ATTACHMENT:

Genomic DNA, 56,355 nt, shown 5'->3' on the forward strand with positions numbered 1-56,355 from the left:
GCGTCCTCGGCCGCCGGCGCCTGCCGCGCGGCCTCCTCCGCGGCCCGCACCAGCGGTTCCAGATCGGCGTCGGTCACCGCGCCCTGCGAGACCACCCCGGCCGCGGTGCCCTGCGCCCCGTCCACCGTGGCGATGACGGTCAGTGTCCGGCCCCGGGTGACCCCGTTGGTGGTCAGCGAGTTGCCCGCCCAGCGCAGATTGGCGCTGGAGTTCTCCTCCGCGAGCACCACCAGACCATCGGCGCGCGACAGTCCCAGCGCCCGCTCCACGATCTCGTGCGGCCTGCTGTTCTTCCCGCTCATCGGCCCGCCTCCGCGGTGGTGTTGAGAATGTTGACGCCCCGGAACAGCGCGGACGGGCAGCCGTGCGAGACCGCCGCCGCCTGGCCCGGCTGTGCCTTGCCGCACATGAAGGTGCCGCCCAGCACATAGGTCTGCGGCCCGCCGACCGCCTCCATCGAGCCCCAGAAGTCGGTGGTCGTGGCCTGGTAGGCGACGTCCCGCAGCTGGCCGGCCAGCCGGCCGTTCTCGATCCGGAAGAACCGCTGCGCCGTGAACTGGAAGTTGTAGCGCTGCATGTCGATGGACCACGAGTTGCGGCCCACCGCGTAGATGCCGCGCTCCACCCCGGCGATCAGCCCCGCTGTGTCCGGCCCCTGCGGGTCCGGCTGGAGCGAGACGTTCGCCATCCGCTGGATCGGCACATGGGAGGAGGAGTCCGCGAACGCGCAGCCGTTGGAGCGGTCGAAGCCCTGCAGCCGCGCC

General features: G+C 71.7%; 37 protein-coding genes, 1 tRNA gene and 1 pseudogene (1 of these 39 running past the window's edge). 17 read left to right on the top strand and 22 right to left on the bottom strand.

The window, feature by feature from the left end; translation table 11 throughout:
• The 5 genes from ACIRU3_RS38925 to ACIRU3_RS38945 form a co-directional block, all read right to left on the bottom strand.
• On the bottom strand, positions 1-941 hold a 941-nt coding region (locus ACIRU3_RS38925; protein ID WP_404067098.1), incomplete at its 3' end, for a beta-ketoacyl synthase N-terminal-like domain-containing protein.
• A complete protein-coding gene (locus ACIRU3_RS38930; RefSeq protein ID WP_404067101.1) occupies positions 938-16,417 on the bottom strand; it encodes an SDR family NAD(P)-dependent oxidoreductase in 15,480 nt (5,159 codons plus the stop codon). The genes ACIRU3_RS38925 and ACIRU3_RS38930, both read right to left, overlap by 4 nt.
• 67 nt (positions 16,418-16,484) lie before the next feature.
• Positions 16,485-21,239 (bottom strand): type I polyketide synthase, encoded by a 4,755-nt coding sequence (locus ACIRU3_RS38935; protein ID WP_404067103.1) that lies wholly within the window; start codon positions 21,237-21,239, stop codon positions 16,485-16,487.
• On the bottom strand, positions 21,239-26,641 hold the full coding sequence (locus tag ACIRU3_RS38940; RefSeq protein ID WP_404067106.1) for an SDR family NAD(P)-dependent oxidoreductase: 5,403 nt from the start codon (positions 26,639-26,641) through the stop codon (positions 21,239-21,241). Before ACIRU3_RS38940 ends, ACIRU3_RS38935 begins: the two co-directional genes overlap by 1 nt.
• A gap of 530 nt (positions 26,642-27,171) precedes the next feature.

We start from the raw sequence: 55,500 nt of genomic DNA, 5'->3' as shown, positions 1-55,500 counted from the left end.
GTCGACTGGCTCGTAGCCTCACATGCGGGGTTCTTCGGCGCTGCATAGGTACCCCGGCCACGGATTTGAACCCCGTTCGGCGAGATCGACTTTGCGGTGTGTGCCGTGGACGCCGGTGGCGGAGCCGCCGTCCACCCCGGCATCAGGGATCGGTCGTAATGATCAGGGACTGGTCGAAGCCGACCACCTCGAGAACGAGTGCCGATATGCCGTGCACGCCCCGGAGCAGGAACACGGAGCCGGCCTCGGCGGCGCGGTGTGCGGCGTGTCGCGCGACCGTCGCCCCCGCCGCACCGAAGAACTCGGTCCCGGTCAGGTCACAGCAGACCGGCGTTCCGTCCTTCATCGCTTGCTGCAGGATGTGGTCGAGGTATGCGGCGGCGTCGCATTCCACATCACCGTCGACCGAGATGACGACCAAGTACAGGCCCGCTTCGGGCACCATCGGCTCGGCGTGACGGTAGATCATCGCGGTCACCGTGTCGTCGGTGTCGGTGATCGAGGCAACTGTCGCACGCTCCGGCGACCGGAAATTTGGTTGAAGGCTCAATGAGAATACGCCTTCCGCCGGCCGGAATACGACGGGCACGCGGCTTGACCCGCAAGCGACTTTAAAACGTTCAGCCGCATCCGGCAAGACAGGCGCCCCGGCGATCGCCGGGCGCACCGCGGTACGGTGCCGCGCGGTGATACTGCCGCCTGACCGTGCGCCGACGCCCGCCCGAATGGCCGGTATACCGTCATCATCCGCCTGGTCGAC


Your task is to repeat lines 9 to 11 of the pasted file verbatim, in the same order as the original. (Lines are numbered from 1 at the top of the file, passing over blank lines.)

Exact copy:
• Positions 16,485-21,239 (bottom strand): type I polyketide synthase, encoded by a 4,755-nt coding sequence (locus ACIRU3_RS38935; protein ID WP_404067103.1) that lies wholly within the window; start codon positions 21,237-21,239, stop codon positions 16,485-16,487.
• On the bottom strand, positions 21,239-26,641 hold the full coding sequence (locus tag ACIRU3_RS38940; RefSeq protein ID WP_404067106.1) for an SDR family NAD(P)-dependent oxidoreductase: 5,403 nt from the start codon (positions 26,639-26,641) through the stop codon (positions 21,239-21,241). Before ACIRU3_RS38940 ends, ACIRU3_RS38935 begins: the two co-directional genes overlap by 1 nt.
• A gap of 530 nt (positions 26,642-27,171) precedes the next feature.